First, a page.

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Ethiopian leader orders military action after ‘line crossed’ in defiant region

Fears are rising that the country could be plunged back into war.

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Ethiopia’s prime minister Abiy Ahmed, centre (AP)

Ethiopia’s prime minister Abiy Ahmed, centre (AP)

Ethiopia’s prime minister Abiy Ahmed, centre (AP)

Ethiopia’s Nobel Peace Prize-winning prime minister has ordered the military to confront the country’s Tigray regional government after he accused it of carrying out a deadly attack on a military base, declaring “the last red line has been crossed” after months of alleged incitement.

The statement by Abiy Ahmed’s office, and the reported overnight attack by the well-armed Tigray People’s Liberation Front, raised concerns that one of Africa’s most populous and powerful countries could be plunged back into war.

That would send a shockwave through one of the world’s most turbulent regions, the Horn of Africa, where Ethiopia’s neighbours include Somalia and Sudan.

The US, in the midst of its election drama, quickly issued a statement urging “an immediate de-escalation of the current situation in Tigray”.

Addressing the nation on TV, Mr Abiy announced “several martyrs” in the attack in Mekele, Tigray’s capital, and Dansha town. He said “the end is near” for the regional force, based in Ethiopia’s most sensitive region which neighbours Eritrea. The two countries made peace in 2018 after a long border war.

Fighting continued on Wednesday, and the TPLF claimed it had captured and killed Ethiopian army officers, a government statement said later.

The TPLF was the dominant part of Ethiopia’s governing coalition before Mr Abiy took office in 2018 and announced sweeping political reforms that won him the Nobel last year.

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A member of Tigray Special Forces casts his vote in a local election in the regional capital Mekelle (AP)

A member of Tigray Special Forces casts his vote in a local election in the regional capital Mekelle (AP)

AP/PA Images

A member of Tigray Special Forces casts his vote in a local election in the regional capital Mekelle (AP)

Those reforms opened up old ethnic and other grievances. The TPLF, feeling marginalised, left the coalition last year but remains a strong military force, observers say.

Ethiopia declared a six-month state of emergency in Tigray, saying “illegal and violent activities” were “threatening the country’s sovereignty”.

A statement on Tigray TV accused the federal government of deploying troops to “invade Tigray to cow the people of Tigray into submission by force”. It said the regional government had “started to oppose the federal government to avert more destructive measures”.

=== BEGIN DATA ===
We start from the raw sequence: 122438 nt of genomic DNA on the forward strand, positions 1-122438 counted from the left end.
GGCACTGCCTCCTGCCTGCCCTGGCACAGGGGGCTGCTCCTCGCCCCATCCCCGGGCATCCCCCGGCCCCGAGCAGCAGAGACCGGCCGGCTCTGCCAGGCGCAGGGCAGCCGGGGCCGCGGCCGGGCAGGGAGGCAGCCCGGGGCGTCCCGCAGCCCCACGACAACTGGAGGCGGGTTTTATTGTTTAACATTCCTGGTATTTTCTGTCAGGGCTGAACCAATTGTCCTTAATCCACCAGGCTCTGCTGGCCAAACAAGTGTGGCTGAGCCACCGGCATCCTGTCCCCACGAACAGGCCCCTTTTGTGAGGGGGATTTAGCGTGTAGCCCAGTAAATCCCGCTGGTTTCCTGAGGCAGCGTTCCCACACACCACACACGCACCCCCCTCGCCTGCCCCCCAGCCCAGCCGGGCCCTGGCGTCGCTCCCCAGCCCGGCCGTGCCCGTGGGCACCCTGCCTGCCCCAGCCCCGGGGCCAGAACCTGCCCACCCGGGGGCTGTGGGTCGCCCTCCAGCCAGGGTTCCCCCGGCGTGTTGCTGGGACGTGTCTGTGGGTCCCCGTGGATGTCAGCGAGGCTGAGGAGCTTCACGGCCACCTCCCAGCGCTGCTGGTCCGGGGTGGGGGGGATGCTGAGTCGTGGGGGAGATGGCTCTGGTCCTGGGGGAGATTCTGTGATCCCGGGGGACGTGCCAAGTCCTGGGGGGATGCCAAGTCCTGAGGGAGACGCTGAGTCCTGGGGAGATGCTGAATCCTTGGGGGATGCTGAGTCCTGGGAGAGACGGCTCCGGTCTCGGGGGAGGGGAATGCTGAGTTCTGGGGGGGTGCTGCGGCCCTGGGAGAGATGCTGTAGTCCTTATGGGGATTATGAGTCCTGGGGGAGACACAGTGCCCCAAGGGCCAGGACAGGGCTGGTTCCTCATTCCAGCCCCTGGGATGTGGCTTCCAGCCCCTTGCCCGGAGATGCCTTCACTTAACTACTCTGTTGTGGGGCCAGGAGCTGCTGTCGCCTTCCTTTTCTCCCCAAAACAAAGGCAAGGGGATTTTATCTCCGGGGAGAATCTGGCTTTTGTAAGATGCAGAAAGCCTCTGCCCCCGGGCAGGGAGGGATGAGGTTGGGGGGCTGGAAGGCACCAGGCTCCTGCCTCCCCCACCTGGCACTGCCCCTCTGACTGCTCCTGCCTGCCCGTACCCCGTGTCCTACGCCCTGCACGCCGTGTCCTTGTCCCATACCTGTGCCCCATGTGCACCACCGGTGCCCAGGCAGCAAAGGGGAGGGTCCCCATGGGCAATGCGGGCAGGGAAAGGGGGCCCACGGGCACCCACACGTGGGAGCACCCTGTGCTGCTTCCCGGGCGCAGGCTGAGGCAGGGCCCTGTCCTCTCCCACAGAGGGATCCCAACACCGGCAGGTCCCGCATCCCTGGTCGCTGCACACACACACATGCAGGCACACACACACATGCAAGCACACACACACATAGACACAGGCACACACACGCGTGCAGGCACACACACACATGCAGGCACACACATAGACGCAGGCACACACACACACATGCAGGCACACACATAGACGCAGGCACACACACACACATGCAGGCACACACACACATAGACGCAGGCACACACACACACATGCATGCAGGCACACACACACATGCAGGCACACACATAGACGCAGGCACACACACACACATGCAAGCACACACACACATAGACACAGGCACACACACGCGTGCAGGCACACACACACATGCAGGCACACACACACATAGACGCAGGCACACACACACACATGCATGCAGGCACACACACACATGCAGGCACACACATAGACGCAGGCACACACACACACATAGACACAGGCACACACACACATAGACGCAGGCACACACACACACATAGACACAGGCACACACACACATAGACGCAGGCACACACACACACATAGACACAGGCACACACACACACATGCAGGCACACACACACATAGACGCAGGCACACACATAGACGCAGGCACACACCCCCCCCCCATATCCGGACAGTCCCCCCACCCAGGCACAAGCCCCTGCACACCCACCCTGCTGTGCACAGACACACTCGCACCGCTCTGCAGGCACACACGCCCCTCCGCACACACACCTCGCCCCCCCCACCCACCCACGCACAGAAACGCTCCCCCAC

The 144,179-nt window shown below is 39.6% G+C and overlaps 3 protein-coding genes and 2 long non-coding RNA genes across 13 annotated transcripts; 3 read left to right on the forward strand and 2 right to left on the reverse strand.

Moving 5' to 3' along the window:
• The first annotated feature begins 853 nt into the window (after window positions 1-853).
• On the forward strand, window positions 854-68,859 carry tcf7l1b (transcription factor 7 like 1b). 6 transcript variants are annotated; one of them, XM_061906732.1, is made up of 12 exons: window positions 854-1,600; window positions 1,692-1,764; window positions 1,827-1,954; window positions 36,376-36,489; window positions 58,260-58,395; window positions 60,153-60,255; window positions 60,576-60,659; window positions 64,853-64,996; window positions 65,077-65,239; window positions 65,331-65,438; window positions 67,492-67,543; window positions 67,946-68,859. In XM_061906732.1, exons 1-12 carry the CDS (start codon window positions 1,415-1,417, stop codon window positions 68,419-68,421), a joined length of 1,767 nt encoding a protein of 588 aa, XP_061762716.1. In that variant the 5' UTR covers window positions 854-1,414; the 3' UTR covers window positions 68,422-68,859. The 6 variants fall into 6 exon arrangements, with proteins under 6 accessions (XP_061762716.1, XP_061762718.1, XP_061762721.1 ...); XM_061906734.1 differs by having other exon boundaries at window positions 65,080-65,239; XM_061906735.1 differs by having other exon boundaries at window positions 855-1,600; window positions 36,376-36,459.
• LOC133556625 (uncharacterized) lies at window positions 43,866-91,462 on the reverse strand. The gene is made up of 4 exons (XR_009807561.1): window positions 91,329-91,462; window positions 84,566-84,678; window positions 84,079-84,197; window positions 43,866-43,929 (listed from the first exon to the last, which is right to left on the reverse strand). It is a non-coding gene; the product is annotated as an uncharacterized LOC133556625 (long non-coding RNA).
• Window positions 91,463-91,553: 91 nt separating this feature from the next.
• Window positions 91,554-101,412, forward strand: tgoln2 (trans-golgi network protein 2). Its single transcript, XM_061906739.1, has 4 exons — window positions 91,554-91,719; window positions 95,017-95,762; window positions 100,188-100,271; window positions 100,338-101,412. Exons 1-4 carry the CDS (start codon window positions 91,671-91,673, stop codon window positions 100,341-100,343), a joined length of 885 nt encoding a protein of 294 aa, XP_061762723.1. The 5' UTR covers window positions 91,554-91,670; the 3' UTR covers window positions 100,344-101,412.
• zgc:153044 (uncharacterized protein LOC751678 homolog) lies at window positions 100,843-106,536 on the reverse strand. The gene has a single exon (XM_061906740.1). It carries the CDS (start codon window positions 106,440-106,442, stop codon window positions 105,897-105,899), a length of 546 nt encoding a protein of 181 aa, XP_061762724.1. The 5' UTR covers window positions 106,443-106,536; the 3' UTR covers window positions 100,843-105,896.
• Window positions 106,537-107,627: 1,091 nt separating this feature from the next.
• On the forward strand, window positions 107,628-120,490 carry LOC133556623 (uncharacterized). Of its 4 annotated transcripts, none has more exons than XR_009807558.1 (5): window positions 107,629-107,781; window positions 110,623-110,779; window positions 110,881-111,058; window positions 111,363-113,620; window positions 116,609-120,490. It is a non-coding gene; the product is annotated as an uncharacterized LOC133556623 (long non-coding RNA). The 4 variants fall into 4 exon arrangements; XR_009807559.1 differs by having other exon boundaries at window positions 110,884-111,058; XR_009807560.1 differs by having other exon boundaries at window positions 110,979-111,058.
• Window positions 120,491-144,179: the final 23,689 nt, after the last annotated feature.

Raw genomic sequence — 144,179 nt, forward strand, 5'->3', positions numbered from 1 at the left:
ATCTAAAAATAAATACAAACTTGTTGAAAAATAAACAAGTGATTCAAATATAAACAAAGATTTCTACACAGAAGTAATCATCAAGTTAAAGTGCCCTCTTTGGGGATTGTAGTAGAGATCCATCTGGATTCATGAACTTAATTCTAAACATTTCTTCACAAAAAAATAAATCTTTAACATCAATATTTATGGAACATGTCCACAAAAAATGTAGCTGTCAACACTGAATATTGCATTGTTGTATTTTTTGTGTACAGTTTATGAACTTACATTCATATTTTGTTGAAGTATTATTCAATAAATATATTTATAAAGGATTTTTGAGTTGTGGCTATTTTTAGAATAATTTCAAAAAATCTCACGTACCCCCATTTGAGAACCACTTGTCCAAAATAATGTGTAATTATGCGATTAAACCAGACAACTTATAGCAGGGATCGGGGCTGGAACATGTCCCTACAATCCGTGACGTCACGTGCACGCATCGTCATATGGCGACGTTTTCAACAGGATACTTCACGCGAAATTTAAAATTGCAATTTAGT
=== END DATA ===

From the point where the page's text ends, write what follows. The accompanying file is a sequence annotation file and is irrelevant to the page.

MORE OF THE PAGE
It banned movement by Ethiopia’s military in Tigray and warned of “proportional measures” for any damage to people or property. It was not clear when the audio statement first aired or who was speaking.

Tigray leader Debretsion Gebremichael on Monday warned a bloody conflict could erupt, accusing Ethiopian and Eritrean leaders of making “all necessary preparations to start war against Tigray”.

Internet and phone lines were cut in the region, and Tigray TV reported that air space had been closed. It asserted that the Ethiopian military’s northern command had defected to the Tigray government. The prime minister’s office told the Associated Press the defection report was “not true”.

Ethiopia was already stressed by a dispute with Egypt over a massive Ethiopian dam project that has drawn rare attention from President Donald Trump to Africa, and by a multi-layer crisis with the Covid-19 pandemic, deadly ethnic violence and a locust outbreak.

Tigray officials objected to the postponement of Ethiopia’s national election in August because of the coronavirus pandemic, and the extension of Mr Abiy’s time in office.

On Sunday, a senior TPLF official, Getachew Reda, told the AP his side will not accept a negotiation with the federal government. “What we need now is a national dialogue, not a negotiation,” he said. The TPLF says the release of detained former officials is one pre-condition.

In September, people in Tigray voted in a local election, defying the federal government and increasing tensions over a region of five million people that, despite its small share of Ethiopia’s population of 110 million, has had outsized influence.

Last month the federal government moved to send funding for Tigray to local administrations instead of the regional government, angering TPLF officials.

PA


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